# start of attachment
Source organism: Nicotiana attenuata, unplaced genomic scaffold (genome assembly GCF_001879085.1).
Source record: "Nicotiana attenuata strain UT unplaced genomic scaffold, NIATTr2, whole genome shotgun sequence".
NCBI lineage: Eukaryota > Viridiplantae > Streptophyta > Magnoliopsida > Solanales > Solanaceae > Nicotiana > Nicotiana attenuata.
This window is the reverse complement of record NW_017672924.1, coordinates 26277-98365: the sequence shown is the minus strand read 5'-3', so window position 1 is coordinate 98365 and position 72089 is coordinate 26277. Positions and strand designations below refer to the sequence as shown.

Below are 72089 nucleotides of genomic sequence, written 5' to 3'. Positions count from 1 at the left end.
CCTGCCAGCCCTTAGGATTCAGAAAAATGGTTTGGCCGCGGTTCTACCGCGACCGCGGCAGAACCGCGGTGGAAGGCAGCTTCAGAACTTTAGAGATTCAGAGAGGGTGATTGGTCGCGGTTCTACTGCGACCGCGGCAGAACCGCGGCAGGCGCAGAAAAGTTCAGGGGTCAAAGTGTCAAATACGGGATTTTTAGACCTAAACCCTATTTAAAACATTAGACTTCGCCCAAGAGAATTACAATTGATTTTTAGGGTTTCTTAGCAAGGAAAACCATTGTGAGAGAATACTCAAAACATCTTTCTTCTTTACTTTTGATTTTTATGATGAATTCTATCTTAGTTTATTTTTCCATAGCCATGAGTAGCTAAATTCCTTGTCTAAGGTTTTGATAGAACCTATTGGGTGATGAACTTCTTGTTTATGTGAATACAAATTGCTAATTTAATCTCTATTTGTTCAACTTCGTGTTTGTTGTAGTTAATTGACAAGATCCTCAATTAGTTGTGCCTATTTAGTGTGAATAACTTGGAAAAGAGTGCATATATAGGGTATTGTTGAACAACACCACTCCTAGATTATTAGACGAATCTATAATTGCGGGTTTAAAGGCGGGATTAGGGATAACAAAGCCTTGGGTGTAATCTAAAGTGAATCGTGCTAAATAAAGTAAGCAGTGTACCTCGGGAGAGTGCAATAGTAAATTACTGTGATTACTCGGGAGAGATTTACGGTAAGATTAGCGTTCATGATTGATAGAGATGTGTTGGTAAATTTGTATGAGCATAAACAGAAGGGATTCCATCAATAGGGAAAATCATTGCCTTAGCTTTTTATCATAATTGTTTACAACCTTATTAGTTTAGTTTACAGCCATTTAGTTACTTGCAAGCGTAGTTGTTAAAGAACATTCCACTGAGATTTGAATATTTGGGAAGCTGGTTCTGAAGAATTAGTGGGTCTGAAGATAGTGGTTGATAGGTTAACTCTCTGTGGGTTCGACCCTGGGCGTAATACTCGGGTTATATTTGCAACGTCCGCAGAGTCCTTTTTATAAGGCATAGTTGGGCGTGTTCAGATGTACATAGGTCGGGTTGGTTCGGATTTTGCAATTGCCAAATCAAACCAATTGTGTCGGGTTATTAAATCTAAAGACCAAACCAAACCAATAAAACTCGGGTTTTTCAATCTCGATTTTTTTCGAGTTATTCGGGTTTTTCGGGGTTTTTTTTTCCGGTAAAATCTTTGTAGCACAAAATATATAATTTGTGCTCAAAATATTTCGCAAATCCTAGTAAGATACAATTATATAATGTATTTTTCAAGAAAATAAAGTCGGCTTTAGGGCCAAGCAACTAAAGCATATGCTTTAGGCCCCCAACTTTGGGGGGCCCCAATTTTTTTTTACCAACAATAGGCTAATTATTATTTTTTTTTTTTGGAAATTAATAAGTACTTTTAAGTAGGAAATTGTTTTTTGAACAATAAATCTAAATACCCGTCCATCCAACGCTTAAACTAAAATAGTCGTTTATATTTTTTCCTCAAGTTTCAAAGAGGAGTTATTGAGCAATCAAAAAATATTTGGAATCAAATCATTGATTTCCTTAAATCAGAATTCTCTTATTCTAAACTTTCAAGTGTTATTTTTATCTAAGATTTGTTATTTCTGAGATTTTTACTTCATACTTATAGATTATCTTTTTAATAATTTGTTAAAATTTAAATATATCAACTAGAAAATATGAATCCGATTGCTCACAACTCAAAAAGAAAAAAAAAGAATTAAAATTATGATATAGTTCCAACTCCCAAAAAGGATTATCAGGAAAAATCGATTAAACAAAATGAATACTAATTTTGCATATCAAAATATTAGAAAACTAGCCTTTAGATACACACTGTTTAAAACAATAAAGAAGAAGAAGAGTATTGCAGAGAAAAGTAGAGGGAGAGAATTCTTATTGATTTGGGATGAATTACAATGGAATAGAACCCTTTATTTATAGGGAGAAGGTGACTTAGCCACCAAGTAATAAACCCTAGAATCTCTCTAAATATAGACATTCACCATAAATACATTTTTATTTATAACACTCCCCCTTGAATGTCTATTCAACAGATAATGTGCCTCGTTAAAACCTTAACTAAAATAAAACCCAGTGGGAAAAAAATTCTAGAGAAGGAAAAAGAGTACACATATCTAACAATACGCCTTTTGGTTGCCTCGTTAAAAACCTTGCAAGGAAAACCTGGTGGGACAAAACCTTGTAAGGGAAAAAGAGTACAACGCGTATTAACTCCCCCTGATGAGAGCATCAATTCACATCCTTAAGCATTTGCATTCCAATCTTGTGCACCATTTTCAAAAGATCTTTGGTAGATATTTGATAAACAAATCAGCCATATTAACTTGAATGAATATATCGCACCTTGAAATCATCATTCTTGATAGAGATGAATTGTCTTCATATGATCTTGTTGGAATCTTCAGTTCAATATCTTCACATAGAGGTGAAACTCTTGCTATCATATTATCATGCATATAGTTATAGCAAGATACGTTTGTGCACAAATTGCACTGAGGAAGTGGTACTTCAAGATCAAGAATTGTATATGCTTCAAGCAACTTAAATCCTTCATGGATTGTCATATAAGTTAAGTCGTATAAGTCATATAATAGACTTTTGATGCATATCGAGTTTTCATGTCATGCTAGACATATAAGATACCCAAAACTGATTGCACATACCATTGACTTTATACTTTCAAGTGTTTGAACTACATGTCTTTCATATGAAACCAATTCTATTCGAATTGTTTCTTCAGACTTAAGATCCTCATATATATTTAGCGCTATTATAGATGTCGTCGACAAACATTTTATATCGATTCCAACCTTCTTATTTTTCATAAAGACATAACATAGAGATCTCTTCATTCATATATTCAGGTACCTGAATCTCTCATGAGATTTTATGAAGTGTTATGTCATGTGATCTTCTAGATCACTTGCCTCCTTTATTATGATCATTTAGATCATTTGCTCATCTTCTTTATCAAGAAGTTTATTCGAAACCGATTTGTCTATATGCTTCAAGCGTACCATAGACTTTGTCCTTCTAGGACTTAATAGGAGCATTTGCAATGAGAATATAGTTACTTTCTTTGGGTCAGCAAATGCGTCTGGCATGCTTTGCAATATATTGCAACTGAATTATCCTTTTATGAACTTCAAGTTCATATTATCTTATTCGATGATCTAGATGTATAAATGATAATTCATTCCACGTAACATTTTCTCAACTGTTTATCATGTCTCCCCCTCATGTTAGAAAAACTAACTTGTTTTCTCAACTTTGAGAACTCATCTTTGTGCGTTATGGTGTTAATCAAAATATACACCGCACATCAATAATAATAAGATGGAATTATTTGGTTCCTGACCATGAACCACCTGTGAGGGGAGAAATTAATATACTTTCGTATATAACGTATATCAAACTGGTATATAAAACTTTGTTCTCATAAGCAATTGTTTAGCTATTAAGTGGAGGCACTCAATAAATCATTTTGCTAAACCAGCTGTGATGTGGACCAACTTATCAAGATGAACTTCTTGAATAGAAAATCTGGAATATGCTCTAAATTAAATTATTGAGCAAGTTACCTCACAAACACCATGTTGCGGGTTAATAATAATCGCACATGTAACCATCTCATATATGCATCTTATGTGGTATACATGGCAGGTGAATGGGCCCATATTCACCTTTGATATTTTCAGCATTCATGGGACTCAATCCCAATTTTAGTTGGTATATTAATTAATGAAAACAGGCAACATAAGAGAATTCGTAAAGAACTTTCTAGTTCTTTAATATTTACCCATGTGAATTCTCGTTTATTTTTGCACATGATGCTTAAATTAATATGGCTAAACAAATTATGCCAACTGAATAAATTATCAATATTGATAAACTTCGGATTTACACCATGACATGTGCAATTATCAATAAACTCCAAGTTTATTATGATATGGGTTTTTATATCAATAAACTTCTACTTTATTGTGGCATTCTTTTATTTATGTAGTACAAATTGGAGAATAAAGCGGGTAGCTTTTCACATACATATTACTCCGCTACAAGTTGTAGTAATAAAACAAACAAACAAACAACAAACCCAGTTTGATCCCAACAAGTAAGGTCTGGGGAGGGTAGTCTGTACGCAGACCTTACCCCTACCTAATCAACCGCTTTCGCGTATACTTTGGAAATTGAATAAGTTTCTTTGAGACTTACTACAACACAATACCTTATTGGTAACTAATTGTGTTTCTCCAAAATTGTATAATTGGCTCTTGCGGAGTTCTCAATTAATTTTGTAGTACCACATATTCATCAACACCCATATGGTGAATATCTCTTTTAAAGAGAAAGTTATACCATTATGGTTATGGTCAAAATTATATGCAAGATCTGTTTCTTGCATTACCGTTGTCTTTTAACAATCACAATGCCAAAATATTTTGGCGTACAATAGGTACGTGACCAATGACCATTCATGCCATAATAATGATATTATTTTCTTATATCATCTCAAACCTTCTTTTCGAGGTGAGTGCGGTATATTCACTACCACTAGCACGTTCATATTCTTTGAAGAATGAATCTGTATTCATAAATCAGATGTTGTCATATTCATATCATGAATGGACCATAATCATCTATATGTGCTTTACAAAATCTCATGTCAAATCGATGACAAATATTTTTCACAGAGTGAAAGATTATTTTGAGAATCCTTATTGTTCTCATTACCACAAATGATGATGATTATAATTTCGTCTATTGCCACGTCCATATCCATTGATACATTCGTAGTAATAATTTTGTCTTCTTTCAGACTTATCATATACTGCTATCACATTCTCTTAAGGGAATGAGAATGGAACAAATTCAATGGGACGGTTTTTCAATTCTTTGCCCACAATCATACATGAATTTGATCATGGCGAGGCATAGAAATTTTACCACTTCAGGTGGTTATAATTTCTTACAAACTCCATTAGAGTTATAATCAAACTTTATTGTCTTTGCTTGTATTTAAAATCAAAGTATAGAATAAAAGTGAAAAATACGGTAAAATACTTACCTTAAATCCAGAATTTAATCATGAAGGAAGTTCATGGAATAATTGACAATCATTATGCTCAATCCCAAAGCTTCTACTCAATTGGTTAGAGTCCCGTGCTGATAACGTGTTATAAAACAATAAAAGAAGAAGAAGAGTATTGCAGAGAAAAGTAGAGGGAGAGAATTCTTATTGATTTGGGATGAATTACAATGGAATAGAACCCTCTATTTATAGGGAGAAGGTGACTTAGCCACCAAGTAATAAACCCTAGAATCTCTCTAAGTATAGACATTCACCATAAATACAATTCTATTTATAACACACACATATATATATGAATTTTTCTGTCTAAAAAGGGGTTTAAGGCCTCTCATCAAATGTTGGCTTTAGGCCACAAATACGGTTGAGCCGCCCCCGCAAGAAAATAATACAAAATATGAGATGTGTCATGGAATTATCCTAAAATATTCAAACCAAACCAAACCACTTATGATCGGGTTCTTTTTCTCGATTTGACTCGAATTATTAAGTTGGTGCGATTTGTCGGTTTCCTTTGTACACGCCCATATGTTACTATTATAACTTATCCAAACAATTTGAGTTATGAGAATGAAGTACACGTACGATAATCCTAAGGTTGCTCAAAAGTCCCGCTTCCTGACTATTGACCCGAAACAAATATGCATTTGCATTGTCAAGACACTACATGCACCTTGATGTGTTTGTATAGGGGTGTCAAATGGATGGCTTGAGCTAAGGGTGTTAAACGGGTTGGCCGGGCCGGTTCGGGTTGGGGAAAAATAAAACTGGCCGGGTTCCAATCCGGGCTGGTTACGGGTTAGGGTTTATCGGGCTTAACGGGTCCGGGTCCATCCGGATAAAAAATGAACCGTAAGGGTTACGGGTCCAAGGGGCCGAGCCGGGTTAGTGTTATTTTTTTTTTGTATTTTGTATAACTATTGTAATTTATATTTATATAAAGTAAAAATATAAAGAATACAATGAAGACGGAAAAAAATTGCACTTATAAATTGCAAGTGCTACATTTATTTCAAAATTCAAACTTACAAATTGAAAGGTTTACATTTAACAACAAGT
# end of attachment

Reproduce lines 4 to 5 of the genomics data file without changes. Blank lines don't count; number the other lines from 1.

This window is the reverse complement of record NW_017672924.1, coordinates 26277-98365: the sequence shown is the minus strand read 5'-3', so window position 1 is coordinate 98365 and position 72089 is coordinate 26277. Positions and strand designations below refer to the sequence as shown.

Below are 72089 nucleotides of genomic sequence, written 5' to 3'. Positions count from 1 at the left end.